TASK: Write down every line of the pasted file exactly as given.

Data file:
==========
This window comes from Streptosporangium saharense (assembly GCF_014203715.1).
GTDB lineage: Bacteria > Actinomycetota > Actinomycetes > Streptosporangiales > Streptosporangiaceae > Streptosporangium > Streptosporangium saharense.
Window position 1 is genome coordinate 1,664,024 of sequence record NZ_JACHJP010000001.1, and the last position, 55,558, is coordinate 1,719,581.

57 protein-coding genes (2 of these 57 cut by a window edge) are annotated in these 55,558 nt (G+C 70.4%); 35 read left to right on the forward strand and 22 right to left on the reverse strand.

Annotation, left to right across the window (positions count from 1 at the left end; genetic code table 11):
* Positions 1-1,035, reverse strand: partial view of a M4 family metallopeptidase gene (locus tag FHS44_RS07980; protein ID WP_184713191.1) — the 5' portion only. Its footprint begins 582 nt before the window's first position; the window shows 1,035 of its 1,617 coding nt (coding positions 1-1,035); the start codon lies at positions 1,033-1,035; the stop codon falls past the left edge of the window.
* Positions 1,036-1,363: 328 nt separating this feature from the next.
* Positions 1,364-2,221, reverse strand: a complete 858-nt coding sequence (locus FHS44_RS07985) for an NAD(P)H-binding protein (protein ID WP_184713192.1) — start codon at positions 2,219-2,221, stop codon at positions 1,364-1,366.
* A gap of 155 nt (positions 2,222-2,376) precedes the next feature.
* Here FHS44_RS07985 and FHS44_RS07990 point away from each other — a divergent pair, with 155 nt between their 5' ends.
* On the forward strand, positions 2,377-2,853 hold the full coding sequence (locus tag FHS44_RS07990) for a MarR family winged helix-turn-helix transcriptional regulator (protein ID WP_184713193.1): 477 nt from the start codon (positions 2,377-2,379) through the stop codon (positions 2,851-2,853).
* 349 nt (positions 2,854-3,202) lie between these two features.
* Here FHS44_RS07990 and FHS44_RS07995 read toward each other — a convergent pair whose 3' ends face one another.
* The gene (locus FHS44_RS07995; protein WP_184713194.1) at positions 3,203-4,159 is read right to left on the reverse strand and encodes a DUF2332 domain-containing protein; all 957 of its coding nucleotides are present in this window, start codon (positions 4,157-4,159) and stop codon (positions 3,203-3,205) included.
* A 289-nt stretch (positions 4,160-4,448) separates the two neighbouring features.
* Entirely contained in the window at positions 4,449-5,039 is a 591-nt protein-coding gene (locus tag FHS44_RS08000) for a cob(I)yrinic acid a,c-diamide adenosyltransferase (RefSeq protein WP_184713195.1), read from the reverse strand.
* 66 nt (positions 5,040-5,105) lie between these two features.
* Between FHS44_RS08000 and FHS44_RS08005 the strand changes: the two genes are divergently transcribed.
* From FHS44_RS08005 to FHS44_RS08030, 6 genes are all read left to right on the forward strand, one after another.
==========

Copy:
This window comes from Streptosporangium saharense (assembly GCF_014203715.1).
GTDB lineage: Bacteria > Actinomycetota > Actinomycetes > Streptosporangiales > Streptosporangiaceae > Streptosporangium > Streptosporangium saharense.
Window position 1 is genome coordinate 1,664,024 of sequence record NZ_JACHJP010000001.1, and the last position, 55,558, is coordinate 1,719,581.

57 protein-coding genes (2 of these 57 cut by a window edge) are annotated in these 55,558 nt (G+C 70.4%); 35 read left to right on the forward strand and 22 right to left on the reverse strand.

Annotation, left to right across the window (positions count from 1 at the left end; genetic code table 11):
* Positions 1-1,035, reverse strand: partial view of a M4 family metallopeptidase gene (locus tag FHS44_RS07980; protein ID WP_184713191.1) — the 5' portion only. Its footprint begins 582 nt before the window's first position; the window shows 1,035 of its 1,617 coding nt (coding positions 1-1,035); the start codon lies at positions 1,033-1,035; the stop codon falls past the left edge of the window.
* Positions 1,036-1,363: 328 nt separating this feature from the next.
* Positions 1,364-2,221, reverse strand: a complete 858-nt coding sequence (locus FHS44_RS07985) for an NAD(P)H-binding protein (protein ID WP_184713192.1) — start codon at positions 2,219-2,221, stop codon at positions 1,364-1,366.
* A gap of 155 nt (positions 2,222-2,376) precedes the next feature.
* Here FHS44_RS07985 and FHS44_RS07990 point away from each other — a divergent pair, with 155 nt between their 5' ends.
* On the forward strand, positions 2,377-2,853 hold the full coding sequence (locus tag FHS44_RS07990) for a MarR family winged helix-turn-helix transcriptional regulator (protein ID WP_184713193.1): 477 nt from the start codon (positions 2,377-2,379) through the stop codon (positions 2,851-2,853).
* 349 nt (positions 2,854-3,202) lie between these two features.
* Here FHS44_RS07990 and FHS44_RS07995 read toward each other — a convergent pair whose 3' ends face one another.
* The gene (locus FHS44_RS07995; protein WP_184713194.1) at positions 3,203-4,159 is read right to left on the reverse strand and encodes a DUF2332 domain-containing protein; all 957 of its coding nucleotides are present in this window, start codon (positions 4,157-4,159) and stop codon (positions 3,203-3,205) included.
* A 289-nt stretch (positions 4,160-4,448) separates the two neighbouring features.
* Entirely contained in the window at positions 4,449-5,039 is a 591-nt protein-coding gene (locus tag FHS44_RS08000) for a cob(I)yrinic acid a,c-diamide adenosyltransferase (RefSeq protein WP_184713195.1), read from the reverse strand.
* 66 nt (positions 5,040-5,105) lie between these two features.
* Between FHS44_RS08000 and FHS44_RS08005 the strand changes: the two genes are divergently transcribed.
* From FHS44_RS08005 to FHS44_RS08030, 6 genes are all read left to right on the forward strand, one after another.